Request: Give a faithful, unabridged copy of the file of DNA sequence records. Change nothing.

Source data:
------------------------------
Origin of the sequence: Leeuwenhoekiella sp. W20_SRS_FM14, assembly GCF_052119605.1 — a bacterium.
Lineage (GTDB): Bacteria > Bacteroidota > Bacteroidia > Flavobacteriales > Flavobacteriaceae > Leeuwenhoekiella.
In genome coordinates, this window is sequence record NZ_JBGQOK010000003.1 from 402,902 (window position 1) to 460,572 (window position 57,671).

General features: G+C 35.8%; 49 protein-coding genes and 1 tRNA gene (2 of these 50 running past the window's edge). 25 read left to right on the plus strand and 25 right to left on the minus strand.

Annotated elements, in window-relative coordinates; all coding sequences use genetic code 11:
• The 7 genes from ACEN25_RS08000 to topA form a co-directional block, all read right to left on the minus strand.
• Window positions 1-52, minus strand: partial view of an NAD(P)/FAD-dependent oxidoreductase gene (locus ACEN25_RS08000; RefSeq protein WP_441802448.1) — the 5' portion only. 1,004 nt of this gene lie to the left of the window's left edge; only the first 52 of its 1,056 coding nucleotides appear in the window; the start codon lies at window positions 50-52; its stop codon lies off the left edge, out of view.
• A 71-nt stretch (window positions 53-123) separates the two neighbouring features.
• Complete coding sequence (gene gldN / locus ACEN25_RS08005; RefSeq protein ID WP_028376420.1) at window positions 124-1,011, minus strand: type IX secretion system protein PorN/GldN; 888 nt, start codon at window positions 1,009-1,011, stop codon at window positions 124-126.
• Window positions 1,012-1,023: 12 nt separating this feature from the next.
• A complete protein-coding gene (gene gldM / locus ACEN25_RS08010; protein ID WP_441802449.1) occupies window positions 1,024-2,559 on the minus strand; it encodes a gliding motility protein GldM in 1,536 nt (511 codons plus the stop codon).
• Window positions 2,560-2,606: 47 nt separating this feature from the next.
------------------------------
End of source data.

Origin of the sequence: Leeuwenhoekiella sp. W20_SRS_FM14, assembly GCF_052119605.1 — a bacterium.
Lineage (GTDB): Bacteria > Bacteroidota > Bacteroidia > Flavobacteriales > Flavobacteriaceae > Leeuwenhoekiella.
In genome coordinates, this window is sequence record NZ_JBGQOK010000003.1 from 402,902 (window position 1) to 460,572 (window position 57,671).

General features: G+C 35.8%; 49 protein-coding genes and 1 tRNA gene (2 of these 50 running past the window's edge). 25 read left to right on the plus strand and 25 right to left on the minus strand.

Annotated elements, in window-relative coordinates; all coding sequences use genetic code 11:
• The 7 genes from ACEN25_RS08000 to topA form a co-directional block, all read right to left on the minus strand.
• Window positions 1-52, minus strand: partial view of an NAD(P)/FAD-dependent oxidoreductase gene (locus ACEN25_RS08000; RefSeq protein WP_441802448.1) — the 5' portion only. 1,004 nt of this gene lie to the left of the window's left edge; only the first 52 of its 1,056 coding nucleotides appear in the window; the start codon lies at window positions 50-52; its stop codon lies off the left edge, out of view.
• A 71-nt stretch (window positions 53-123) separates the two neighbouring features.
• Complete coding sequence (gene gldN / locus ACEN25_RS08005; RefSeq protein ID WP_028376420.1) at window positions 124-1,011, minus strand: type IX secretion system protein PorN/GldN; 888 nt, start codon at window positions 1,009-1,011, stop codon at window positions 124-126.
• Window positions 1,012-1,023: 12 nt separating this feature from the next.
• A complete protein-coding gene (gene gldM / locus ACEN25_RS08010; protein ID WP_441802449.1) occupies window positions 1,024-2,559 on the minus strand; it encodes a gliding motility protein GldM in 1,536 nt (511 codons plus the stop codon).
• Window positions 2,560-2,606: 47 nt separating this feature from the next.